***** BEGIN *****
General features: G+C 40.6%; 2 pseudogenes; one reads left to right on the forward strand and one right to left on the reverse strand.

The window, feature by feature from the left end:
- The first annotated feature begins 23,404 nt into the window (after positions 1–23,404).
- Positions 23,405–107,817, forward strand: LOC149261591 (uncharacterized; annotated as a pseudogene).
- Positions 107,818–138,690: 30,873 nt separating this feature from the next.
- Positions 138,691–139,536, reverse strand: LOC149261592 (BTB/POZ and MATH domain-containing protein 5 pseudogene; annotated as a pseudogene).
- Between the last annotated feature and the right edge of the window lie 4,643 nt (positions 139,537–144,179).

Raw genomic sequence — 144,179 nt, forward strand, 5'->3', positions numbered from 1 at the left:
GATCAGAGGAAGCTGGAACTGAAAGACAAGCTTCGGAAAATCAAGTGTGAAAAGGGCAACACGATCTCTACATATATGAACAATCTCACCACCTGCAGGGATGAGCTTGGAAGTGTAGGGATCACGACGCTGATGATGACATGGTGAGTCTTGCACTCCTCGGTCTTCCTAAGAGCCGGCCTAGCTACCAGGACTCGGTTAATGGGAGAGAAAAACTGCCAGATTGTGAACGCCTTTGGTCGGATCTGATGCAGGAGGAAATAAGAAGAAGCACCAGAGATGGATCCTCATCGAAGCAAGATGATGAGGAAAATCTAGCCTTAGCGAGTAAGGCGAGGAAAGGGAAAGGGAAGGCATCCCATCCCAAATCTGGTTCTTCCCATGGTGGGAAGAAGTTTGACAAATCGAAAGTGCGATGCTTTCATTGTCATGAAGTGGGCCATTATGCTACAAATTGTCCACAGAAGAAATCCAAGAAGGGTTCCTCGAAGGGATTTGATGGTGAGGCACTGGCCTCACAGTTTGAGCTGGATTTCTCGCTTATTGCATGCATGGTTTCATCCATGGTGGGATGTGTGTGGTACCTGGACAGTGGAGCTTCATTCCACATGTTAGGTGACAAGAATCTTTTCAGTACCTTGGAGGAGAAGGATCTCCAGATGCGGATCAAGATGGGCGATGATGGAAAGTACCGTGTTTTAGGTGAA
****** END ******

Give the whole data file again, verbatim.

General features: G+C 40.6%; 2 pseudogenes; one reads left to right on the forward strand and one right to left on the reverse strand.

The window, feature by feature from the left end:
- The first annotated feature begins 23,404 nt into the window (after positions 1–23,404).
- Positions 23,405–107,817, forward strand: LOC149261591 (uncharacterized; annotated as a pseudogene).
- Positions 107,818–138,690: 30,873 nt separating this feature from the next.
- Positions 138,691–139,536, reverse strand: LOC149261592 (BTB/POZ and MATH domain-containing protein 5 pseudogene; annotated as a pseudogene).
- Between the last annotated feature and the right edge of the window lie 4,643 nt (positions 139,537–144,179).

Raw genomic sequence — 144,179 nt, forward strand, 5'->3', positions numbered from 1 at the left:
GATCAGAGGAAGCTGGAACTGAAAGACAAGCTTCGGAAAATCAAGTGTGAAAAGGGCAACACGATCTCTACATATATGAACAATCTCACCACCTGCAGGGATGAGCTTGGAAGTGTAGGGATCACGACGCTGATGATGACATGGTGAGTCTTGCACTCCTCGGTCTTCCTAAGAGCCGGCCTAGCTACCAGGACTCGGTTAATGGGAGAGAAAAACTGCCAGATTGTGAACGCCTTTGGTCGGATCTGATGCAGGAGGAAATAAGAAGAAGCACCAGAGATGGATCCTCATCGAAGCAAGATGATGAGGAAAATCTAGCCTTAGCGAGTAAGGCGAGGAAAGGGAAAGGGAAGGCATCCCATCCCAAATCTGGTTCTTCCCATGGTGGGAAGAAGTTTGACAAATCGAAAGTGCGATGCTTTCATTGTCATGAAGTGGGCCATTATGCTACAAATTGTCCACAGAAGAAATCCAAGAAGGGTTCCTCGAAGGGATTTGATGGTGAGGCACTGGCCTCACAGTTTGAGCTGGATTTCTCGCTTATTGCATGCATGGTTTCATCCATGGTGGGATGTGTGTGGTACCTGGACAGTGGAGCTTCATTCCACATGTTAGGTGACAAGAATCTTTTCAGTACCTTGGAGGAGAAGGATCTCCAGATGCGGATCAAGATGGGCGATGATGGAAAGTACCGTGTTTTAGGTGAA